6. Iamthe50percent says:

    I lost all interest in Industrial Production when I read that the government considers McDonald’s as an Industrial producer. How many other sham production companies are in that index? Selling more fries is not industrial production.

  7. willid3 says:

    wall street doesn’t like being held responsible and the SEC doesn’t like being told they need to do some for the country as opposed to those they regulate?
    http://www.nakedcapitalism.com/2012/08/wsj-law-blog-takes-misguided-pot-shot-at-judge-rakoff.html

  8. frodo1314 says:

    Re. America’s Aversion to Taxes:

    What a surprise – a NY Times article laments the US’ unwillingness to pay higher taxes for universal healthcare – and cites an isolated case of someone getting a rash in Italy for how well it works.

    I travel regularly internationally for my work and have come across far more individuals who tell me they ARE NOT satisfied with their state provided healthcare (my cousin in Italy, a work colleague in UK for another, and another in Norway, to cite just 3 examples). When are people going to get it? We shouldn’t be looking to be more LIKE Europe. If people want the European life move there, work there, and pay their taxes.

    In one interesting conversation I had with a colleague from the UK he pointed out to me very matter of factly, “You can’t afford univeral healthcare in your country because so much of your government spending goes to defense. You can’t have both 15% of GDP spent on defense AND universal healthcare. It can only be one of the other unless you want to tax people through the roof which no one in any country would ever put up with.”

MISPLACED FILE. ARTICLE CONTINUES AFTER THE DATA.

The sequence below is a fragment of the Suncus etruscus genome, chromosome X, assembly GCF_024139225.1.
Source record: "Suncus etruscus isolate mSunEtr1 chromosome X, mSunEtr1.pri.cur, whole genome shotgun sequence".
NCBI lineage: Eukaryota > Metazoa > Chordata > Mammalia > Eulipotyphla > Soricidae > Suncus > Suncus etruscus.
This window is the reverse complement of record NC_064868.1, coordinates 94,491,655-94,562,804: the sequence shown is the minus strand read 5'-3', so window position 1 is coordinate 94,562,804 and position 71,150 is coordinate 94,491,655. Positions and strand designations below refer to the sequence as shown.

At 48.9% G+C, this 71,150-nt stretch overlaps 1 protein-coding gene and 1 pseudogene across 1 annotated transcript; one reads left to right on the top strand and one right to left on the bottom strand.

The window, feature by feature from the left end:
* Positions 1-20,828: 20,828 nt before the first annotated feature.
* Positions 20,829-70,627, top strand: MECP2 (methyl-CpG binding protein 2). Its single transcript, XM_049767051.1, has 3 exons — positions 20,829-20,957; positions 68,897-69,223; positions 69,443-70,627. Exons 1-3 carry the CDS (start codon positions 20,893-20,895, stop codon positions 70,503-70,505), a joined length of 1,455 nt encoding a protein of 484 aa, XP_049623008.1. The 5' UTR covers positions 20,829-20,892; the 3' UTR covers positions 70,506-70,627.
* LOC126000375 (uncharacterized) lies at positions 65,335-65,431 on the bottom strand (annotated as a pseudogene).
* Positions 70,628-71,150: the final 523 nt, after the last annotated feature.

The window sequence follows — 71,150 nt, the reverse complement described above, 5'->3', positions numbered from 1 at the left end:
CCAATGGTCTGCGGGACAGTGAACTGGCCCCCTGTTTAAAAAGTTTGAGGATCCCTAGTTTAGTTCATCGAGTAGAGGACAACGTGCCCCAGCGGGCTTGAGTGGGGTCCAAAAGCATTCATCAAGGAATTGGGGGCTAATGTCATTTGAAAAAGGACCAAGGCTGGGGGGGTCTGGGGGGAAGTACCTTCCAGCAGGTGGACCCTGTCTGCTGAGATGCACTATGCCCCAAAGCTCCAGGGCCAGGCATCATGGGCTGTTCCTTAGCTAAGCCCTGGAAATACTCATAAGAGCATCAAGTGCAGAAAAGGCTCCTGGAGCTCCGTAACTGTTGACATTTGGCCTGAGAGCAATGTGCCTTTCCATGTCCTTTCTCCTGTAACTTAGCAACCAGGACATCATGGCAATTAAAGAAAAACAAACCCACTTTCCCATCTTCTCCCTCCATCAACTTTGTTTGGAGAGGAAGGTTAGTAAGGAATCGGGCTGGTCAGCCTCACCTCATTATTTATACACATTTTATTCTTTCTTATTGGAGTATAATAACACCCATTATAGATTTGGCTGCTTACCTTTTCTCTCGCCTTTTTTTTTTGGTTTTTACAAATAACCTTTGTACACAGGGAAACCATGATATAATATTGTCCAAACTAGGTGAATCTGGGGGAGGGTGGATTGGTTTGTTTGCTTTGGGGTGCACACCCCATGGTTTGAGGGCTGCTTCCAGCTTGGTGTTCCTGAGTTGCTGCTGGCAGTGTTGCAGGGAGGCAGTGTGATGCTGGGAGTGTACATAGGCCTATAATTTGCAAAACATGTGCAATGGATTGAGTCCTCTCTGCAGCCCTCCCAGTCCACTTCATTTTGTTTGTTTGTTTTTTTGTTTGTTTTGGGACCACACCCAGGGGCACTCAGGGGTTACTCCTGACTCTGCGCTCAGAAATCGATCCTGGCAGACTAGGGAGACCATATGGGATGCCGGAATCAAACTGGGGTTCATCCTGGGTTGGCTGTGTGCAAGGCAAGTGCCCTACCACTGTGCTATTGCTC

9. DeDude says:

    The new new deal? How about the new steal – RomnRyan stealing the health care and social security benefits funded by deduction on my paycheck through all my working life, just so they can “afford” another round of fat taxcuts for fat cats like themselves.

  10. JonBonanno says:

    Kass is a Democrat? I did not see that one coming. Glad he lives in Florida!

  11. mark says:

    @machinehead and with all due respect to Doug Short the following is from the NBER’s website and is a catalog of when they decided that a recession had begun or ended:

    The June 2009 trough was announced September 20, 2010.
    The December 2007 peak was announced December 1, 2008.
    The November 2001 trough was announced July 17, 2003.
    The March 2001 peak was announced November 26, 2001.
    The March 1991 trough was announced December 22, 1992.
    The July 1990 peak was announced April 25, 1991.
    The November 1982 trough was announced July 8, 1983.
    The July 1981 peak was announced January 6, 1982.
    The July 1980 trough was announced July 8, 1981.
    The January 1980 peak was announced June 3, 1980.

    http://www.nber.org/cycles.html

    It takes the NBER from about six months to 20 months after the fact to tell us that a recession began or ended. Lakshman Achuthan and ECRI has as good a track record as anyone of predicting the beginning and ending of recessions. Also, a point made by Tom Keene – ECRI data and methodology goes back to pre-1930′s which was the last time we were in the through-the-looking-glass world of interest rates at the zero lower bound.